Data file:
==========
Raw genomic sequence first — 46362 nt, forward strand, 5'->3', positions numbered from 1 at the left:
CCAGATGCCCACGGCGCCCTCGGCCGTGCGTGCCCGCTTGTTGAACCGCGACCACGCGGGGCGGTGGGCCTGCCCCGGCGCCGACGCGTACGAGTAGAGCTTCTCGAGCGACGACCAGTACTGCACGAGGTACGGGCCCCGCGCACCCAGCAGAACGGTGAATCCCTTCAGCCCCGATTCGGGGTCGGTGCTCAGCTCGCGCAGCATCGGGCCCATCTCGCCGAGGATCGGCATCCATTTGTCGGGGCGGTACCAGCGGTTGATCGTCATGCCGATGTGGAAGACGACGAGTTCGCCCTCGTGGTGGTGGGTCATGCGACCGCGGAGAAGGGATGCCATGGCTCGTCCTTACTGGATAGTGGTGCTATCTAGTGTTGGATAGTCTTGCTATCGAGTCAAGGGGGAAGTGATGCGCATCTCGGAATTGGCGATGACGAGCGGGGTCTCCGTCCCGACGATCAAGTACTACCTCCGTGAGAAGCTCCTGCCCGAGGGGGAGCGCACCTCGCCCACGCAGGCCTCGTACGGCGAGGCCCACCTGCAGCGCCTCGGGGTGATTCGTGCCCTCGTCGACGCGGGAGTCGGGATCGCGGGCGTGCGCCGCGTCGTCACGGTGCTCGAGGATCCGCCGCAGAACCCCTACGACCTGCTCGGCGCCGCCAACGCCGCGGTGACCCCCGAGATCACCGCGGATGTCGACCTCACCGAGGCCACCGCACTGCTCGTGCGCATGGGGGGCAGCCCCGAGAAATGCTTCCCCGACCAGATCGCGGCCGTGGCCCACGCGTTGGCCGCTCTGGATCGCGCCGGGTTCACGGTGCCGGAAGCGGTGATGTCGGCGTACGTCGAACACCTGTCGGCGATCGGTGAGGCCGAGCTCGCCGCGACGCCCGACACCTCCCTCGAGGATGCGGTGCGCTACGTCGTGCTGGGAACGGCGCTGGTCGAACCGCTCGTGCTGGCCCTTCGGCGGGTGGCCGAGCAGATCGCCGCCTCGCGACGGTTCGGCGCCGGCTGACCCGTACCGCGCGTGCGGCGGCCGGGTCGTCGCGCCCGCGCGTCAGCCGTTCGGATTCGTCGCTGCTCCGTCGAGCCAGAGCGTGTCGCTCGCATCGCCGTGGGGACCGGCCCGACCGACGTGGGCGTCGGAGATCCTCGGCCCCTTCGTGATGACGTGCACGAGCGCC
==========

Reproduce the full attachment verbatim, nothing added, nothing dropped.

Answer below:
Raw genomic sequence first — 46362 nt, forward strand, 5'->3', positions numbered from 1 at the left:
CCAGATGCCCACGGCGCCCTCGGCCGTGCGTGCCCGCTTGTTGAACCGCGACCACGCGGGGCGGTGGGCCTGCCCCGGCGCCGACGCGTACGAGTAGAGCTTCTCGAGCGACGACCAGTACTGCACGAGGTACGGGCCCCGCGCACCCAGCAGAACGGTGAATCCCTTCAGCCCCGATTCGGGGTCGGTGCTCAGCTCGCGCAGCATCGGGCCCATCTCGCCGAGGATCGGCATCCATTTGTCGGGGCGGTACCAGCGGTTGATCGTCATGCCGATGTGGAAGACGACGAGTTCGCCCTCGTGGTGGTGGGTCATGCGACCGCGGAGAAGGGATGCCATGGCTCGTCCTTACTGGATAGTGGTGCTATCTAGTGTTGGATAGTCTTGCTATCGAGTCAAGGGGGAAGTGATGCGCATCTCGGAATTGGCGATGACGAGCGGGGTCTCCGTCCCGACGATCAAGTACTACCTCCGTGAGAAGCTCCTGCCCGAGGGGGAGCGCACCTCGCCCACGCAGGCCTCGTACGGCGAGGCCCACCTGCAGCGCCTCGGGGTGATTCGTGCCCTCGTCGACGCGGGAGTCGGGATCGCGGGCGTGCGCCGCGTCGTCACGGTGCTCGAGGATCCGCCGCAGAACCCCTACGACCTGCTCGGCGCCGCCAACGCCGCGGTGACCCCCGAGATCACCGCGGATGTCGACCTCACCGAGGCCACCGCACTGCTCGTGCGCATGGGGGGCAGCCCCGAGAAATGCTTCCCCGACCAGATCGCGGCCGTGGCCCACGCGTTGGCCGCTCTGGATCGCGCCGGGTTCACGGTGCCGGAAGCGGTGATGTCGGCGTACGTCGAACACCTGTCGGCGATCGGTGAGGCCGAGCTCGCCGCGACGCCCGACACCTCCCTCGAGGATGCGGTGCGCTACGTCGTGCTGGGAACGGCGCTGGTCGAACCGCTCGTGCTGGCCCTTCGGCGGGTGGCCGAGCAGATCGCCGCCTCGCGACGGTTCGGCGCCGGCTGACCCGTACCGCGCGTGCGGCGGCCGGGTCGTCGCGCCCGCGCGTCAGCCGTTCGGATTCGTCGCTGCTCCGTCGAGCCAGAGCGTGTCGCTCGCATCGCCGTGGGGACCGGCCCGACCGACGTGGGCGTCGGAGATCCTCGGCCCCTTCGTGATGACGTGCACGAGCGCC